“Dropping the ball” in the modern sports-inspired idiom means failing to carry through on some task or responsibility, which seems appropriate given my failure to post this article sooner. I fully intended to post it at the beginning of the month, but life got in the way (my husband got a pacemaker implant and needless to say my attention was mostly on him!). But if your January has sped by as fast as mine, it should not seem long since New Year’s Day, LOL!

I bring up ball-dropping because on New Year’s Eve it has become a “time-honored” custom (since 1907) to drop a giant electronic time-ball from a tower in Times Square, NYC, to welcome in the new year. But did you know that the “ball drop” tradition ties back to maritime England in 1818? Yes, solidly within the Regency period.

Wikipedia says the ancient Greeks used a ball drop to help track time, but the first “modern” time ball was created and installed in Portsmouth, England. Here’s a quote from the article:

“The first modern time ball was erected at Portsmouth, England, in 1829 by its inventor Robert Wauchope, a captain in the Royal Navy.”
The BBC News website has an article referencing Wauchope with interesting details (would you expect me not to follow this rabbit hole?). According to that article, Wauchope’s first idea was a system of flags that would be visible at sea to help mariners calculate their position by knowing the accurate time.  https://www.bbc.com/news/uk-england-humber-58559814

He first began soliciting interest in his “modernized” idea in 1818. His proposal, Plan for ascertaining the rates of chronometers by signal, described the time-ball, a large hollow metal sphere rigged on a pole and attached to a mechanism so that it might be dropped at an exact time each day.  The ball installed in Portsmouth was the first test of his idea.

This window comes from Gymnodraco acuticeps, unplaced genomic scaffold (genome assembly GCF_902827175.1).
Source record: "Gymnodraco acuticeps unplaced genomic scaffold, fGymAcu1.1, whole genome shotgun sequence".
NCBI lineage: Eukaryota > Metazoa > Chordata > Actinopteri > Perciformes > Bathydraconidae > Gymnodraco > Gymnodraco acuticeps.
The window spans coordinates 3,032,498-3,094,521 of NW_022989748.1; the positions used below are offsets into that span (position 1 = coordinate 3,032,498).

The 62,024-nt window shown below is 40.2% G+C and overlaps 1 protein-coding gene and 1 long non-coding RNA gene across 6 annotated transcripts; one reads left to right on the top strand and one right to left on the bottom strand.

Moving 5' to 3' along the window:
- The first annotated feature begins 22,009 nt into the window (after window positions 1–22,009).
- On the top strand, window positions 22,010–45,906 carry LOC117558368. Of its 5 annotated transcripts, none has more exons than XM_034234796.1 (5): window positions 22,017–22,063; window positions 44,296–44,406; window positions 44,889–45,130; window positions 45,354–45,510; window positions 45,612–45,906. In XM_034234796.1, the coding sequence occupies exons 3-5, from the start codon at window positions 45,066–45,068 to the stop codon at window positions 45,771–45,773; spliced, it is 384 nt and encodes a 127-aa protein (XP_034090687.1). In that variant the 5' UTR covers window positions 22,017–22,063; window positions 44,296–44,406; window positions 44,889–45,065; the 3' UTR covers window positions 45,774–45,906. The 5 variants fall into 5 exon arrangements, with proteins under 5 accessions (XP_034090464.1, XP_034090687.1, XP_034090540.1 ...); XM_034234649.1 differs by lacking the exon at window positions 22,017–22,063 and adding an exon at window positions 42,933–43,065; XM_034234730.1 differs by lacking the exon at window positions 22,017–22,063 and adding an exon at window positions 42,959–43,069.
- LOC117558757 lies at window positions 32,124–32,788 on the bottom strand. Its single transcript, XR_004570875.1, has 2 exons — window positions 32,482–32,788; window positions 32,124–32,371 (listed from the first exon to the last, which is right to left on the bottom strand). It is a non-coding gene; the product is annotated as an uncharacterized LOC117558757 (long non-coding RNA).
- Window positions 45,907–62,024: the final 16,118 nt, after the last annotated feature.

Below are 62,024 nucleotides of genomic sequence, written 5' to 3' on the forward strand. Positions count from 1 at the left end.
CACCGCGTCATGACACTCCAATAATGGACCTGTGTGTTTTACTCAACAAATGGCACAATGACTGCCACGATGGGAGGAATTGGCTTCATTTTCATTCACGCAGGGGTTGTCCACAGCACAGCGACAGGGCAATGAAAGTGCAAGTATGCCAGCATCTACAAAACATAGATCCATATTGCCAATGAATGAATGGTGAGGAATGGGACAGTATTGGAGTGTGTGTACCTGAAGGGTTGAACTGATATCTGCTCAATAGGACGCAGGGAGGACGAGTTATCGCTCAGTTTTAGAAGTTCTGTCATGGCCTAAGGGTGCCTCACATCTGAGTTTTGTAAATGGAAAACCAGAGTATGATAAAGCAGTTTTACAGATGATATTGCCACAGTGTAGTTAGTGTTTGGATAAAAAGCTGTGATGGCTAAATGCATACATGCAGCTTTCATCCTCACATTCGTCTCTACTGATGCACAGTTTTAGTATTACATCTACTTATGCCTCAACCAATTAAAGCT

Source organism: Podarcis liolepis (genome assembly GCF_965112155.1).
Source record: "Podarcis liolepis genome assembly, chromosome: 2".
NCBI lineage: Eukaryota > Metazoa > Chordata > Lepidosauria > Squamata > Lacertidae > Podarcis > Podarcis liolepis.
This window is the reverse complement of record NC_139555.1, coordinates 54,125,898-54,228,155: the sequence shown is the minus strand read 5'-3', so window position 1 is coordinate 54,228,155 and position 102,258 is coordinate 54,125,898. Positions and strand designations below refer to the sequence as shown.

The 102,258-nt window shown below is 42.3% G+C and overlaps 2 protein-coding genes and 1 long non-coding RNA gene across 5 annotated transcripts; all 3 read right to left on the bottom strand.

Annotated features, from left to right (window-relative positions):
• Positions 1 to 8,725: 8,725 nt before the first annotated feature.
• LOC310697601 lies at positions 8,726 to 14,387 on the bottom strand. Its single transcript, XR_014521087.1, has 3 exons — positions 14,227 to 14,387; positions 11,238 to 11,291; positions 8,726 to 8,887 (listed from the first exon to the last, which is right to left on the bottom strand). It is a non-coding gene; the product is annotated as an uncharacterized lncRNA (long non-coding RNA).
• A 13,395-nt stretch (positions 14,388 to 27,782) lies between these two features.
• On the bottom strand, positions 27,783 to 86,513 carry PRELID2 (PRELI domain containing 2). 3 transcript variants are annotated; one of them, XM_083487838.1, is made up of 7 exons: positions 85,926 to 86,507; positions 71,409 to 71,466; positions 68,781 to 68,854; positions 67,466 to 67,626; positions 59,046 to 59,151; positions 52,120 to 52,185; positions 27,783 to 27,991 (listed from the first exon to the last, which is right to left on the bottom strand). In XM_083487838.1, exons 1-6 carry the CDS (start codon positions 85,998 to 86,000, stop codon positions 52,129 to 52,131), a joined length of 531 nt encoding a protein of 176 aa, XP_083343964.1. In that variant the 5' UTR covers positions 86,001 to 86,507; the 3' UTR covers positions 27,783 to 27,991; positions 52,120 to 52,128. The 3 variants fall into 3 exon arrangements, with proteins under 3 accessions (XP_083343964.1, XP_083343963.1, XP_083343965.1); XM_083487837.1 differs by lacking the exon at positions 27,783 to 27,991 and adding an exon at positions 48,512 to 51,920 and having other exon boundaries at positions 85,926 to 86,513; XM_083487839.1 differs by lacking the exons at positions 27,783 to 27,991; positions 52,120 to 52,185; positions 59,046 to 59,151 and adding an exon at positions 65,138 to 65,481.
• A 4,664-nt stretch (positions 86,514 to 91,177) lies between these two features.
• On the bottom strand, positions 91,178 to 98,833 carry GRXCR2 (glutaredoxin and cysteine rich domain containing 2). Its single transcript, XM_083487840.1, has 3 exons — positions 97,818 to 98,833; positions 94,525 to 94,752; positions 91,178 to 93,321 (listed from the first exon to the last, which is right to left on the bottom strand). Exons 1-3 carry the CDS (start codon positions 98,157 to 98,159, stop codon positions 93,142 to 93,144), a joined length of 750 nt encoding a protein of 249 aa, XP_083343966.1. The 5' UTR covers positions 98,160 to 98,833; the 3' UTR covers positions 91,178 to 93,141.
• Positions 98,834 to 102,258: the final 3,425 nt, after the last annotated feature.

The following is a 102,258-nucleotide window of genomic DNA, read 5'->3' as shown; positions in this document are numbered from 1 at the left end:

Wikipedia says: “Others followed in the major ports of the United Kingdom (including Liverpool), and around the maritime world.” The one on the Nelson Tower in Edinburgh is shown below.

A round stone tower of five stories with a cross-shaped support pole on the roof with a gold time ball resting at its base. The Nelson Tower in Edinbourgh

“One was installed in 1833 at the [Greenwich Observatory] in London by the Astronomer Royal, John Pond, originally to enable tall ships in the Thames to set their marine chronometers, and the time ball has dropped at 1 p.m. every day since then.” https://en.wikipedia.org/wiki/Royal_Observatory,_Greenwich)

Semi-octagonal brick tower at the Greenwich Observatory with a small white wooden clock tower above at the right side, surmounted by a cross-shaped pole with a large gold ball at the base, resting at the roofline.

Except in windy weather, according to a source in the BBC article. The pole in Greenwich is relatively weak and strong wind is a hazard. In 1853, the Greenwich pole broke and the huge ball crashed to the ground! (In this photo it looks to me as though the pole may have since been reinforced!)

When American and French ambassadors visited England, Wauchope also submitted his idea to them. The United States Naval Observatory was established in Washington, D.C., and the first American time ball went into service there in 1845.

Wikipedia describes the process: “Time balls were usually dropped at 1 p.m. (although in the United States they were dropped at noon). They were raised half way about 5 minutes earlier to alert the ships, then with 2–3 minutes to go they were raised the whole way. The time was recorded when the ball began descending, not when it reached the bottom. With the commencement of radio time signals (in Britain from 1924), time balls gradually became obsolete and many were demolished in the 1920s.”

New York City’s contemporary version of the time-ball has been used since 31 December 1907 at Times Square as part of its New Year’s Eve celebrations. Quoting Wikipedia again, “At 11:59 p.m., a lit ball is lowered down a pole on the roof of One Times Square over the course of the sixty seconds ending at midnight. The spectacle was inspired by an organizer having seen the time ball on the Western Union Building in operation.”

The article also says only 60 of these time balls still remain in locations around the world –I found it interesting that eight are in the United Kingdom, seven are in Australia, including one at the Sydney Observatory (shown below), three are in the United Sates and three in New Zealand.

Belated wishes for a Happy New Year, everyone!

The Sydney Observatory is a large granite stone building with a central tower of four stories. Affixed to the roof of the tower is the typical cross-shaped support pole with a large golden ball resting at its base.

P.S. A shorter version of this article was posted on Facebook, in the readers’ group “Regency Kisses: Lady Catherine’s Salon.” I’ve mentioned the group here before –it is focused on “sweet/low heat” Regency romances and authors, so if you are on FB and read all types of Regencies, you might like to take a look. It is a great place to discover new authors to try, while waiting for the next books to release from your “Risky Regency” writers here!